award in question is given to for waste
of public money. Maybe the Senate will
be in line for a fleece this month.
the Ann Arbor Tenants Union will
hold a meeting at 7:00 p m. to discuss
their proposed constitution, in rm. 411
of the Union.
Weather or not
Expect mostly cloudy skies today
with temperatures in the mid to upper
80's. There will be a chance of thunder-
showers in the late afternoon or eve-

Congress. OK's swine flu bill

WASHINGTON IP) - Legislation that,
revives the government's falteringswine
flu immunization program was passed
by Congress and sent to President Ford
The House adopted the bill, 250 to 83.
Senate passage came by unanimous
voice vote just hours before.
moved with unusual swiftness to get the
bill out before adjourning their houses
last night for the Republican National
They expressed concern that the mass
immunization plan, described by Secre-
tar- of Health, Education and Welfare
David Mathews as in a state of col-
lapse, would be further jeopardized by
any more delays.
President Ford made personal ap-
peals to House leaders earlier yester-
day to get the legislation passed before
the recess. If the vaccine were not dis-
tributed to the public and swine flu
did erupt, it would cause many deaths,
Ford said.
THE SENATE PILL., passed unani-
mously by voice vote, would make the
government responsible for defending
any lawsuit arising fron alleged in-
juries or deaths resulting from the
inmuniation program, and paying
judgments and settlements.
The 'government, in turn, could seek
to recover its costs from any manufac-
turer or participant in the program if
the injiry resulted from negligence.

In addition, the bill provides that
manufacturers must sell regular swine
flu vaccine to the government without
profit, and will be limited to a "reason-
able profit" for special swine flu vac-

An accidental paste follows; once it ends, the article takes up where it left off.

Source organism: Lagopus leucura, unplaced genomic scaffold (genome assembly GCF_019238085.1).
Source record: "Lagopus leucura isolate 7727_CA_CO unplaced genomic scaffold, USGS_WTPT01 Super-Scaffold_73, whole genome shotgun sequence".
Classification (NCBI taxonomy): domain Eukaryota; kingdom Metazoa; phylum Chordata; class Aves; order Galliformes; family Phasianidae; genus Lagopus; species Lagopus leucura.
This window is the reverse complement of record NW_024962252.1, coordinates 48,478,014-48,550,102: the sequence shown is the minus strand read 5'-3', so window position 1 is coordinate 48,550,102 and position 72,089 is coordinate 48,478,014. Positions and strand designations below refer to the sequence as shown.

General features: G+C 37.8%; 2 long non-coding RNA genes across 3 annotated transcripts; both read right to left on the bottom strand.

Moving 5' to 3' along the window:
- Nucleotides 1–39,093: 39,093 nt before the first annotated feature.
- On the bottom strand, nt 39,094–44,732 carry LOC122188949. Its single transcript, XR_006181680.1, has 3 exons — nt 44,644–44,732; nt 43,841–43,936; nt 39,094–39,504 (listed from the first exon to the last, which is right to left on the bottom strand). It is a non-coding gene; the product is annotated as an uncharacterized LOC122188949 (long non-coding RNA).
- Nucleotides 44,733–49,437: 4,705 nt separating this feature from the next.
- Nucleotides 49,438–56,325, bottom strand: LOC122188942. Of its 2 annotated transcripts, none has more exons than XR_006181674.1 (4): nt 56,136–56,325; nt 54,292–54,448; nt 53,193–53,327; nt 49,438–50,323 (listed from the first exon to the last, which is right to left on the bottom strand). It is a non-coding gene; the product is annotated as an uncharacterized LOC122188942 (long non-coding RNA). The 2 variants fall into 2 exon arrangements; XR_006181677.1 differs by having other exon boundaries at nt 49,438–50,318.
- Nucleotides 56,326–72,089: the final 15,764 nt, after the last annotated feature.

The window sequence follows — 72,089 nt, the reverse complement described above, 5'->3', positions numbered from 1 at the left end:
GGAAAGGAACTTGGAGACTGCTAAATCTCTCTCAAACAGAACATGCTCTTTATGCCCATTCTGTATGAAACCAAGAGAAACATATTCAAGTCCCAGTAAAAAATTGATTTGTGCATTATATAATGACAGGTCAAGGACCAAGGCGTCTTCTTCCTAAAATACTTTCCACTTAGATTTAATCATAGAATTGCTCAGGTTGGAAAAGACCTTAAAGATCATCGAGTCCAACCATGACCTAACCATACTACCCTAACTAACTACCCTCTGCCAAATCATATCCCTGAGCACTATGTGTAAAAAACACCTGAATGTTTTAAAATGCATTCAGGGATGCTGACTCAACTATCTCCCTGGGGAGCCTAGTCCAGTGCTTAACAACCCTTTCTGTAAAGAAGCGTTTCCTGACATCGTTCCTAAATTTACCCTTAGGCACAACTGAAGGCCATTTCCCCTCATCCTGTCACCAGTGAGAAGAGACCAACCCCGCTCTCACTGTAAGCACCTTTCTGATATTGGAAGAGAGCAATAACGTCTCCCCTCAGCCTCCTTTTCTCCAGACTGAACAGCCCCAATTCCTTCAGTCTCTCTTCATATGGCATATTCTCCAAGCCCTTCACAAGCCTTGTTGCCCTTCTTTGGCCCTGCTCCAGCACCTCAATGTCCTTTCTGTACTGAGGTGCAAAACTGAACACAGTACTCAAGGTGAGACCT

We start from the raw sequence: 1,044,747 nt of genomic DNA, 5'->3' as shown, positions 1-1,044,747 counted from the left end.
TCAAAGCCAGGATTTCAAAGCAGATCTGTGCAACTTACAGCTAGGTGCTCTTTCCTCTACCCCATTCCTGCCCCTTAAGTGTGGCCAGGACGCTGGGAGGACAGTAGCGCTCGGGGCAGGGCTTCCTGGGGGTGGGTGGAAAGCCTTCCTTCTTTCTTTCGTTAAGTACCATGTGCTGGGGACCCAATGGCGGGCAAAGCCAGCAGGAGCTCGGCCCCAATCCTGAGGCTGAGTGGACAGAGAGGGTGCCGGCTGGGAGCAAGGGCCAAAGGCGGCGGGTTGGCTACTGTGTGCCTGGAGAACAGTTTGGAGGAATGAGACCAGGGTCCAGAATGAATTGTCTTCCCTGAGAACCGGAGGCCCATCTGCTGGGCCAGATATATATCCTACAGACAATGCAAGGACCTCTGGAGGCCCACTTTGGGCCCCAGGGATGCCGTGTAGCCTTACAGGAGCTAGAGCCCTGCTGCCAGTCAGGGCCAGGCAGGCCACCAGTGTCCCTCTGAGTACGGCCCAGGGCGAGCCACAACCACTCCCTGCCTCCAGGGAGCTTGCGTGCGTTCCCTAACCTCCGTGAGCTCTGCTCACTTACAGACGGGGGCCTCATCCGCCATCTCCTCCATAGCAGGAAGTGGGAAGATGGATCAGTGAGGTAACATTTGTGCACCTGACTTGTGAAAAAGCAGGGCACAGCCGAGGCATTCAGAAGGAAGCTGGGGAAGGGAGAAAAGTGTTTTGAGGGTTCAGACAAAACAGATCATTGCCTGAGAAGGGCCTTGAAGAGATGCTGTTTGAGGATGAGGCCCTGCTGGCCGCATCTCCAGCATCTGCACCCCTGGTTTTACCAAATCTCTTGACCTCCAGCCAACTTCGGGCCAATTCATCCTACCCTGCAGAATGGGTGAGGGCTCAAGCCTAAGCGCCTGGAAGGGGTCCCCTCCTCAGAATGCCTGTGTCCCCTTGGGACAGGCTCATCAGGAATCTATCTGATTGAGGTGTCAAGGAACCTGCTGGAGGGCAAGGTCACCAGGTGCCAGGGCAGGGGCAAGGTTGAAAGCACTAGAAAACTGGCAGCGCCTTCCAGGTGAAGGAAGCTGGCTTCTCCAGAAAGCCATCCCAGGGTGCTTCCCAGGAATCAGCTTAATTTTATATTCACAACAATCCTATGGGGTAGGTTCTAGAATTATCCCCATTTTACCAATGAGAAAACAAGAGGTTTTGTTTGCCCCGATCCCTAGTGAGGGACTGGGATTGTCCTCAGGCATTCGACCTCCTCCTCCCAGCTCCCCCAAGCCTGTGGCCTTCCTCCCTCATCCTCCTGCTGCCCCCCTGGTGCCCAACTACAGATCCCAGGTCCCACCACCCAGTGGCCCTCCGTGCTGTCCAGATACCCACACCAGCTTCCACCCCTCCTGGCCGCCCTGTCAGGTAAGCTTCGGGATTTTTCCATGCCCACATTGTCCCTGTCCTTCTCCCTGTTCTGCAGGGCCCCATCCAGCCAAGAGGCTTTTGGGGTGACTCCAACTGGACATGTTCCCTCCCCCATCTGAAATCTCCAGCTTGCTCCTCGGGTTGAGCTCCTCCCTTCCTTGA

cine intended for the elderly and per-
sons with chronic health problems.
A TWO-YEAR statute of limitations
would be imposed on anyone making an
injury claim. The bill, substituted for
the administration's version, also
strengthens informed consent provi-
It directs IIEW and the National Com-
mission for the Protection of Human

Subjects of Biomedical and Behavorial
Research to prepare a form before
Sept. 1 explaining the benefits and risks
of swine flue vaccine for every person
getting a shot.
The four drug companies, which al-
ready have produced 120 million doses
of vaccine, have refused to sell any to
the government until. they have protec-
tion against liability claims.
agreed to shoulder the burden after pri-
vate insurance carriers failed to pro-
duce an insurance package acceptable
to the manufacturers.

Anti-Postill testimony heard

teuta 'FtO Te unaty
CIELSEA -- The pieces of a puzzle
began to fall together yesterday, the
second day of Sheriff Fred Postill's pre-
liminary hearing on felonious assault
charges stetmting frpm his involvement
in a wedding reception brawl in Chelsea.
Witnesses for the prosecution, includ-
ing the groom - Sheriff's Department
Lt. Leonard Dexter - and several re-
ception guests testified before Judge
Henry Arkison in the 14th District Court
about their observations and pat-ticipa-
tion in the July 11 incident,
WHILE NONE of those called to tes-
tify yesterday had witnessed the actual
fight from its inception, most provided
detailed descriptions of events occuring

after the disturbance moved from the
parking lot into the reception hall.
The primary participants in the brawl
were Postill, Jail Administrator Frank
Donley and sheriff's deputy Basil Bay-
singer and his wife Shirley.
Dexter testified that he became aware
of the disturbance when the Baysingers
rcun in the front door of the reception
hail and Deputy Iaysinger screamed,
'Are you supportin that suin tif a bitch
who hit my wife
TIlE IIAYSINGERS were follwed into
the hall by Postill, who had blood drip-
pings from his nose, Dexter stated, add-
ing that he then approached Postill and
accompanied hin to the sheriff's car
See WITNESSES, Page 10